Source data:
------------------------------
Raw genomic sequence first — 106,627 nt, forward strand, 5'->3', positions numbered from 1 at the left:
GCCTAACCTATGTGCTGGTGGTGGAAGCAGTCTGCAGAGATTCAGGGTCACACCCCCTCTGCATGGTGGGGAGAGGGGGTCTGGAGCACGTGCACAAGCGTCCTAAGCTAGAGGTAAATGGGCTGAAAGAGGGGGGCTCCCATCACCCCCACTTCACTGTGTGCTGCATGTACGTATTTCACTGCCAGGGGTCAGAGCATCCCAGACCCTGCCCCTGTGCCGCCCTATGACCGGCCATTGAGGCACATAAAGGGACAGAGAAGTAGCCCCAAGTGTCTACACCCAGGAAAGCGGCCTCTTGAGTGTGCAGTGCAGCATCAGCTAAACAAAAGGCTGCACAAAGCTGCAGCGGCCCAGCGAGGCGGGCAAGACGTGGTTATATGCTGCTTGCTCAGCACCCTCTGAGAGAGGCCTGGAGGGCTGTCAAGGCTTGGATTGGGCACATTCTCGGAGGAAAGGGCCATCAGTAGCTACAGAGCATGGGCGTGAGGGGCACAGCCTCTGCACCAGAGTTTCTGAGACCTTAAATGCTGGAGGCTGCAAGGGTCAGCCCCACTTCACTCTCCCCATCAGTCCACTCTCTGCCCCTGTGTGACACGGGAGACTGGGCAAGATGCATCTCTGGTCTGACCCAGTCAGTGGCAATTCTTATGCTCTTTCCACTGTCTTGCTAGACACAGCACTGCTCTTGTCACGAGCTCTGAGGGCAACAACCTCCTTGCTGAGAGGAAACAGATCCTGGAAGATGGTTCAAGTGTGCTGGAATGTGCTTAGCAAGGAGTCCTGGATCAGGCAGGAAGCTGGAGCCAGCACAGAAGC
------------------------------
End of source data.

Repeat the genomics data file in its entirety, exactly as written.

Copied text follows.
Raw genomic sequence first — 106,627 nt, forward strand, 5'->3', positions numbered from 1 at the left:
GCCTAACCTATGTGCTGGTGGTGGAAGCAGTCTGCAGAGATTCAGGGTCACACCCCCTCTGCATGGTGGGGAGAGGGGGTCTGGAGCACGTGCACAAGCGTCCTAAGCTAGAGGTAAATGGGCTGAAAGAGGGGGGCTCCCATCACCCCCACTTCACTGTGTGCTGCATGTACGTATTTCACTGCCAGGGGTCAGAGCATCCCAGACCCTGCCCCTGTGCCGCCCTATGACCGGCCATTGAGGCACATAAAGGGACAGAGAAGTAGCCCCAAGTGTCTACACCCAGGAAAGCGGCCTCTTGAGTGTGCAGTGCAGCATCAGCTAAACAAAAGGCTGCACAAAGCTGCAGCGGCCCAGCGAGGCGGGCAAGACGTGGTTATATGCTGCTTGCTCAGCACCCTCTGAGAGAGGCCTGGAGGGCTGTCAAGGCTTGGATTGGGCACATTCTCGGAGGAAAGGGCCATCAGTAGCTACAGAGCATGGGCGTGAGGGGCACAGCCTCTGCACCAGAGTTTCTGAGACCTTAAATGCTGGAGGCTGCAAGGGTCAGCCCCACTTCACTCTCCCCATCAGTCCACTCTCTGCCCCTGTGTGACACGGGAGACTGGGCAAGATGCATCTCTGGTCTGACCCAGTCAGTGGCAATTCTTATGCTCTTTCCACTGTCTTGCTAGACACAGCACTGCTCTTGTCACGAGCTCTGAGGGCAACAACCTCCTTGCTGAGAGGAAACAGATCCTGGAAGATGGTTCAAGTGTGCTGGAATGTGCTTAGCAAGGAGTCCTGGATCAGGCAGGAAGCTGGAGCCAGCACAGAAGC